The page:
SEC Chair White Discusses Intermediation in Securities Market; Focuses on Debt Markets, Particularly Munis

SEC Chair Mary Jo White delivered a speech at the Economic Club of New York, discussing the changing nature of intermediation and the importance of considering competition and technology in addressing market structure issues.

Chair White explained that securities markets operate within a structure of rules which is based not only on regulation, but also on the complex interaction of regulation with competition and technology. Considering this “dynamic reality,” Chair White stated that the SEC should not be chasing regulatory solutions that “fix” market structure once and for all, since the “markets are not broken and they are not static.”

Chair White emphasized the importance of understanding the broader forces at work in market structure and the regulatory choices available. She used Regulation NMS (“Reg. NMS”) as an example of the need for a wider lens in evaluating market structure issues, explaining that while Reg. NMS and high-frequency trading (“HFT”) share temporal similarities, there are more complex forces at play. According to Chair White, this is supported by the fact that there are markets around the world with high levels of HFT even though they are not governed by Regulation NMS.

She went on to discuss how intermediation has changed in equities and listed options. Chair White explained that when Congress first mandated the regulation of trading in U.S. securities, intermediation was defined by the respective functions of exchanges, brokers, and dealers; however, these functions now overlap and have been combined. According to Chair White, conflicts of interest have arisen due to dual roles that such entities play. Additionally, she stated that concerns have been raised about excessive intermediation by dealers, the costs of which are difficult to measure since they are embedded in trading profits.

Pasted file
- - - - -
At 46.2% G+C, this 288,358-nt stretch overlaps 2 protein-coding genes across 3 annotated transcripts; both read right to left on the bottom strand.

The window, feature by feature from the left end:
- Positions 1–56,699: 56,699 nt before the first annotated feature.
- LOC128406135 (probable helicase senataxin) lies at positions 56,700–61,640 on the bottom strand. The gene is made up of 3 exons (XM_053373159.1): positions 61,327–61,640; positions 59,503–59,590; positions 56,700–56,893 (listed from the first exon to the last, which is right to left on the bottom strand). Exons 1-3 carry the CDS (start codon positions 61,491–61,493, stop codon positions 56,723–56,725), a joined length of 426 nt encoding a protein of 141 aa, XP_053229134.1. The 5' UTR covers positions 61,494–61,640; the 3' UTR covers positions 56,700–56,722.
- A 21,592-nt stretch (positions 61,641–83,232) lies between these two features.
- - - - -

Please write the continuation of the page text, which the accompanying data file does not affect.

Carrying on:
Due to these developments, Chair White stated that it is essential to continually rethink how to approach intermediation in both equity and fixed income markets. In equity markets, where Reg. NMS was implemented in 2007, Chair White further stated that the current structure was created mostly through intense competition and tremendous technological changes. Chair White explained that the impact of technology and competition on intermediation in equity markets “cannot be undone through minor regulatory surgery,” as it is the culmination of over a quarter of a century of technological evolution, much of which “has benefited investors.” She stated that the SEC must be sure that any future rules are able to keep pace with developments.

In fixed income markets, where “there is no equivalent of Regulation NMS and the nature of intermediation has changed relatively little over the years,” Chair White stated that she wants technology to be leveraged to make the old, decentralized method of trading more efficient for market intermediaries to potentially benefit investors. To this end, Chair White has asked FINRA and the MSRB to prioritize two initiatives: (i) a robust best execution rule for the municipal securities market, and (ii) developing rules regarding disclosure of markups in “riskless principal” transactions for both corporate and municipal bonds. More broadly, Chair White emphasized that the SEC must take steps to ensure that the benefits of technological advances are realized by all investors in fixed income markets, explaining that she has asked SEC staff to focus on an initiative to enhance public availability of pre-trade pricing information with respect to smaller retail-size orders.

Lofchie Comment: Chair White continues a reasonable and measured approach as she orders an agency review of the markets after the publicity frenzy over Flash Boys: A Wall Street Revolt. With regard to the direction of the SEC’s review of the equity markets, it will be interesting to see the biases between exchange trading and other forms of intermediation. As to trading in the fixed income markets, it seems likely that very significant additional regulation is on the horizon. Financial regulatory history shows: (i) that regulation always grows and (ii) that any regulation that comes to the equity markets comes eventually to the fixed income markets. Hopefully, when new regulation comes, it will arrive with appropriate modification to reflect the differences between the two markets.

See: Chair White’s Speech.